Lipidomic Approaches to Study HDL Metabolism in Patients with Central Obesity Diagnosed with Metabolic Syndrome.

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Kay, Richard 
Murgia, Antonio 

The metabolic syndrome (MetS) is a cluster of cardiovascular risk factors characterised by central obesity, atherogenic dyslipidaemia, and changes in the circulating lipidome; the underlying mechanisms that lead to this lipid remodelling have only been partially elucidated. This study used an integrated "omics" approach (untargeted whole serum lipidomics, targeted proteomics, and lipoprotein lipidomics) to study lipoprotein remodelling and HDL composition in subjects with central obesity diagnosed with MetS (vs. controls). Compared with healthy subjects, MetS patients showed higher free fatty acids, diglycerides, phosphatidylcholines, and triglycerides, particularly those enriched in products of de novo lipogenesis. On the other hand, the "lysophosphatidylcholines to phosphatidylcholines" and "cholesteryl ester to free cholesterol" ratios were reduced, pointing to a lower activity of lecithin cholesterol acyltransferase (LCAT) in MetS; LCAT activity (directly measured and predicted by lipidomic ratios) was positively correlated with high-density lipoprotein cholesterol (HDL-C) and negatively correlated with body mass index (BMI) and insulin resistance. Moreover, many phosphatidylcholines and sphingomyelins were significantly lower in the HDL of MetS patients and strongly correlated with BMI and clinical metabolic parameters. These results suggest that MetS is associated with an impairment of phospholipid metabolism in HDL, partially led by LCAT, and associated with obesity and underlying insulin resistance. This study proposes a candidate strategy to use integrated "omics" approaches to gain mechanistic insights into lipoprotein remodelling, thus deepening the knowledge regarding the molecular basis of the association between MetS and atherosclerosis.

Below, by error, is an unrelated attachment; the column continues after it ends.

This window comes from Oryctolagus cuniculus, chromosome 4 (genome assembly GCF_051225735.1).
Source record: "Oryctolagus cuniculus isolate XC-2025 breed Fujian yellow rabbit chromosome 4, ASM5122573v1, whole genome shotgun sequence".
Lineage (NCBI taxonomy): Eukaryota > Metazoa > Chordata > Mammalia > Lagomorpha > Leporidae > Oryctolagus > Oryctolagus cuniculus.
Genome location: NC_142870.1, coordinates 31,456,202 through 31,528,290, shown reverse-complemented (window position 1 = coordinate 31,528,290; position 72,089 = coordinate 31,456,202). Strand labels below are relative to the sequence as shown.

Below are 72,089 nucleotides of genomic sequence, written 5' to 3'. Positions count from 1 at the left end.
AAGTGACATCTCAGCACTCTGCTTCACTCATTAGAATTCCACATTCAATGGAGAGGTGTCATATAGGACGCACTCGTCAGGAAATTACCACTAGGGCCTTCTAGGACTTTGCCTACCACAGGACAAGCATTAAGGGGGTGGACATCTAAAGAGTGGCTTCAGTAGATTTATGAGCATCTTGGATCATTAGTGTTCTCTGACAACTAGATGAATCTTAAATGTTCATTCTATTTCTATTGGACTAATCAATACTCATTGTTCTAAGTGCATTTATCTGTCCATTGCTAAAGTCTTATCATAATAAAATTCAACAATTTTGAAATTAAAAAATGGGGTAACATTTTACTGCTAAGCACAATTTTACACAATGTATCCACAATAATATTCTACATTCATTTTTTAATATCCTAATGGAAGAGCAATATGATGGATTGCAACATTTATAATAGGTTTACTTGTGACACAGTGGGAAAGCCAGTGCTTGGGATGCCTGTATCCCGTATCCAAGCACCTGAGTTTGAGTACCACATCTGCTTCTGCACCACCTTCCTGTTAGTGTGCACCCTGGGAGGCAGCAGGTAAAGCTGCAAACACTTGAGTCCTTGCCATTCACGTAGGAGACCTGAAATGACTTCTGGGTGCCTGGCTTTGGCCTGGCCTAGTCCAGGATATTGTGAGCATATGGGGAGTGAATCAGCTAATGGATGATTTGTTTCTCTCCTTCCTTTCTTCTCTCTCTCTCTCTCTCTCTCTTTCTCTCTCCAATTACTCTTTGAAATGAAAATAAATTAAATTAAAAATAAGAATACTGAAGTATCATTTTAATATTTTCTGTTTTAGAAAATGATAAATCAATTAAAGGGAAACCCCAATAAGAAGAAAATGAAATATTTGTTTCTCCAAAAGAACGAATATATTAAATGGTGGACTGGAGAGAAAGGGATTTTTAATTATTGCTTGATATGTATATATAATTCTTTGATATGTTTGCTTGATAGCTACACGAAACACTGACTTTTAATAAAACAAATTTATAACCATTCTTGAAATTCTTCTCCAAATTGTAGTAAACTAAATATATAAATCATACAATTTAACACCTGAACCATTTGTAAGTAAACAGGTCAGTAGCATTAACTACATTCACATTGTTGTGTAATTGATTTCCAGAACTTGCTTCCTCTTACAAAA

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Int J Mol Sci
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Medical Research Council (MC_UU_12012/3)
Medical Research Council (MC_UU_12012/5)
Medical Research Council (MR/M009041/1)
British Heart Foundation (FS/17/61/33473D)
National Institute for Health Research (IS-BRC-1215-20014)